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Exit Strategy Planning

May 7th, 2014

Many times when I’ve asked a business owner what their exit strategy is I get a statement such as “oh, I’m years away from selling my business” or “I’ll work on that right when I am ready to sell the business.” Unfortunately, those aren’t appropriate answers.

There are really two types of ‘exits’ from a business. One is the voluntary sale (or transfer) of the business to another owner. This could be to a family member, to a partner, to employees, or to a third party. The other type is the involuntary transfer due to an unforeseen event such as death, illness, disability, divorce, or simply a tanking market, i.e. recession. For this discussion, let’s talk about the voluntary type.

The best definition I have seen for exit strategy is “a systematic process for a business owner to transition his business away on his own terms and maximizing his return.” In other words, putting a plan in place that allows the owner to sell/transfer their business when they are ready and at the best price/terms possible.

As I indicated above, most business owners don’t give exit strategy planning much thought. As a result, those who don’t plan for this transition are often faced with the inability to receive enough money to fund a comfortable retirement. This doesn’t happen because these owners failed to create value in their businesses, rather it’s because they failed to realize how much value they needed to create (and retain). Furthermore, they failed to make the business one that would be easily transferable to another owner. Note: statistics show that only 10-20% of all businesses listed for sale actually do sell.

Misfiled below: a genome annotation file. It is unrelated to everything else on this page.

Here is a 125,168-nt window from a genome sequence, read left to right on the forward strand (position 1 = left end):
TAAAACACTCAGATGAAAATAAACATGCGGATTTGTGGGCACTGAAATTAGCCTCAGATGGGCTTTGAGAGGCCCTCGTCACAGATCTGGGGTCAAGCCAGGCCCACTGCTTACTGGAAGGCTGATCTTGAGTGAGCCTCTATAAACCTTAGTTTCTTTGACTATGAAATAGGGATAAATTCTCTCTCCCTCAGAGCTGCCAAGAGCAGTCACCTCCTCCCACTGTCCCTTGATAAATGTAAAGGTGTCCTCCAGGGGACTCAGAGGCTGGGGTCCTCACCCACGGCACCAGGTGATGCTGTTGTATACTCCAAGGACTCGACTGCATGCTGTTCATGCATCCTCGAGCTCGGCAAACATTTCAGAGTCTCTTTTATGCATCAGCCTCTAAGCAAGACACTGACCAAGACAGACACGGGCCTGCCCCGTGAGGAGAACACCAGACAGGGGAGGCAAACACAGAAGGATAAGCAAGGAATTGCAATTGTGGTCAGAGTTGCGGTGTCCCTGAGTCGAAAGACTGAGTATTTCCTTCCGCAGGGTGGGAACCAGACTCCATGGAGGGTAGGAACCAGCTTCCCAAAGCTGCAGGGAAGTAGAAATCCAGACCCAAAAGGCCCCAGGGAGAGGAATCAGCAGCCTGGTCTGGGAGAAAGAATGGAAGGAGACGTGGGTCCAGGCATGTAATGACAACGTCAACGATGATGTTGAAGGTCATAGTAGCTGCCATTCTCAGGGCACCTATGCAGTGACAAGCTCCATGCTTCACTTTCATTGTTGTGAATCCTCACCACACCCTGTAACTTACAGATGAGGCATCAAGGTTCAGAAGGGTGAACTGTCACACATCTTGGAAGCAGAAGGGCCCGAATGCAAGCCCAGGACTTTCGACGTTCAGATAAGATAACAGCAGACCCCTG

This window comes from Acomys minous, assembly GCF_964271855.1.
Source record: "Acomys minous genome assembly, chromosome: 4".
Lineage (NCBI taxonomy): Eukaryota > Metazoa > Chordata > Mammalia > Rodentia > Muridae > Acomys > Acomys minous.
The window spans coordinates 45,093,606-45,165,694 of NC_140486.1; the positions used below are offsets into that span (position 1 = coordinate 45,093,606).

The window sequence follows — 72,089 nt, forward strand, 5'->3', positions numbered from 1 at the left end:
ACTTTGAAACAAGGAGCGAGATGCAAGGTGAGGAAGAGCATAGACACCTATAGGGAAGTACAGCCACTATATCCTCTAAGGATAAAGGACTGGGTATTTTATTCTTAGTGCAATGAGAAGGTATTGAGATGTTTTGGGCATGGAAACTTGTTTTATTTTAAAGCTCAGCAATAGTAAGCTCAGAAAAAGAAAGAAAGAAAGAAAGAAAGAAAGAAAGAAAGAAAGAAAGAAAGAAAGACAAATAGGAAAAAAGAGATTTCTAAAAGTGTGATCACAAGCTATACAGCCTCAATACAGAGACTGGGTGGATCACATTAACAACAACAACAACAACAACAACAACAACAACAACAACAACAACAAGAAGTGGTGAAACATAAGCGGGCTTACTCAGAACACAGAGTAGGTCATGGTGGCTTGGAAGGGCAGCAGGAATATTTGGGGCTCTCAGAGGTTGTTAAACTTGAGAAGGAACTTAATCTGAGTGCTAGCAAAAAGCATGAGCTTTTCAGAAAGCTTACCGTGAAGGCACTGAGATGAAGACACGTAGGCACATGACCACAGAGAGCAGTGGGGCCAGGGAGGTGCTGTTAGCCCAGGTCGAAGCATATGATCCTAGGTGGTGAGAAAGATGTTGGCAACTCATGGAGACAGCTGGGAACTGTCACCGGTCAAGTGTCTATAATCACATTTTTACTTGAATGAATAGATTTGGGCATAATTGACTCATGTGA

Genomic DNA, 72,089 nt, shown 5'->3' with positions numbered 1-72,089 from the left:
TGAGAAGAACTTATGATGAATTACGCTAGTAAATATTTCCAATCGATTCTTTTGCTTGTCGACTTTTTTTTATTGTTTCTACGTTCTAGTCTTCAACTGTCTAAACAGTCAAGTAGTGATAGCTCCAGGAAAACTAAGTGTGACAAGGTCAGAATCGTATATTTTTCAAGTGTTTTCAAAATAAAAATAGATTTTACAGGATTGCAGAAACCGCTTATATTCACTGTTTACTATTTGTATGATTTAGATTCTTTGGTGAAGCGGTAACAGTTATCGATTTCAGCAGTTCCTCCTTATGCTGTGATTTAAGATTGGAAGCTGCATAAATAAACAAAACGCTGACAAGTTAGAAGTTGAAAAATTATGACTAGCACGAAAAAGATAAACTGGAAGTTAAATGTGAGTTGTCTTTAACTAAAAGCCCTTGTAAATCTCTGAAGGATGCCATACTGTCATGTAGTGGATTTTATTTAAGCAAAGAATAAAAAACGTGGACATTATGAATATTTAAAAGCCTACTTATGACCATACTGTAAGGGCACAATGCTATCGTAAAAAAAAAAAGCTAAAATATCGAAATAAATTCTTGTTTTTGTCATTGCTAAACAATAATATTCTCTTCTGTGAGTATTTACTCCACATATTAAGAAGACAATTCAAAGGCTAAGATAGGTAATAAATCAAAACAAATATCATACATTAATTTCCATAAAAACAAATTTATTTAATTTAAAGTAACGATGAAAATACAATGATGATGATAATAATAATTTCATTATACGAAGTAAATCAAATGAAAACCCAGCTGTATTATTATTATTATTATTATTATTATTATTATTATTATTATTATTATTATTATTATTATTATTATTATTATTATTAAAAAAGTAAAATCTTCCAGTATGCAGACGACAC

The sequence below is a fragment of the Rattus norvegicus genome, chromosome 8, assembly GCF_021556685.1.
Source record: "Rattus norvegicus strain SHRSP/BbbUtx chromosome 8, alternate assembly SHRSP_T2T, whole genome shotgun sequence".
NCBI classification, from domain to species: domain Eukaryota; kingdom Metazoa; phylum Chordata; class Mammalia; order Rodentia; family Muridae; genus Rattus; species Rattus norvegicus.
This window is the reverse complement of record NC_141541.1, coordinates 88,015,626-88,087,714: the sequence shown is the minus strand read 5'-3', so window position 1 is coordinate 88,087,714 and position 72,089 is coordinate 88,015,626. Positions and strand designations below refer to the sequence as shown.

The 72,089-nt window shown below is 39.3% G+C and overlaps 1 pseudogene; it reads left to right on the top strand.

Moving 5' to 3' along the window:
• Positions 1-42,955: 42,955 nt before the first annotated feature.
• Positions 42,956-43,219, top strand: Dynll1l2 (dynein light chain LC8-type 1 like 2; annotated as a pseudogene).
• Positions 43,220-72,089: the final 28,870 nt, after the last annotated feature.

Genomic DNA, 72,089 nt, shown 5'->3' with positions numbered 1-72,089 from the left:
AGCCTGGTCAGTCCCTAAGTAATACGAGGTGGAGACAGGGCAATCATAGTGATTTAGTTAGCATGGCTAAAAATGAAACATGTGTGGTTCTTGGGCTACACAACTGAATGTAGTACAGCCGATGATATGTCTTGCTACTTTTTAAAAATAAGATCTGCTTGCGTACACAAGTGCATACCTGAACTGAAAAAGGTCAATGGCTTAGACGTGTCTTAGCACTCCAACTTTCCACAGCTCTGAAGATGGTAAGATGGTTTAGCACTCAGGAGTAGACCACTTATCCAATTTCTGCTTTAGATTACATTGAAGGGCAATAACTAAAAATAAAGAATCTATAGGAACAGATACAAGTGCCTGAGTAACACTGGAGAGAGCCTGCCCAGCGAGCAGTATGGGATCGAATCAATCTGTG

There are many articles written about exit strategy planning with detailed steps and tactics. But first the business owner needs to ask themselves the following questions:

  •  What are your retirement goals, i.e. when do you want to exit and how much money will you need?
  •  How much is your business worth today? Note: have a professional do the valuation, don’t guess.
  • What is the difference between the amount you need to sell the business for and how much is it worth today? That is the amount of value you need to increase the business by before selling it.

One last piece of advice, enlist assistance from your advisor team – attorney, accountant, and banker. They probably assisted you with starting your business, and they can be a great help in exiting your business.

In the next 20 years, it’s projected that 2.5 – 3.8 million businesses will be for sale due to the number of baby boomers hitting retirement age. This is unprecedented and will put downward pressure on pricing due to such a high supply. Bottom line – business owners need to plan for their exit even more carefully than ever before.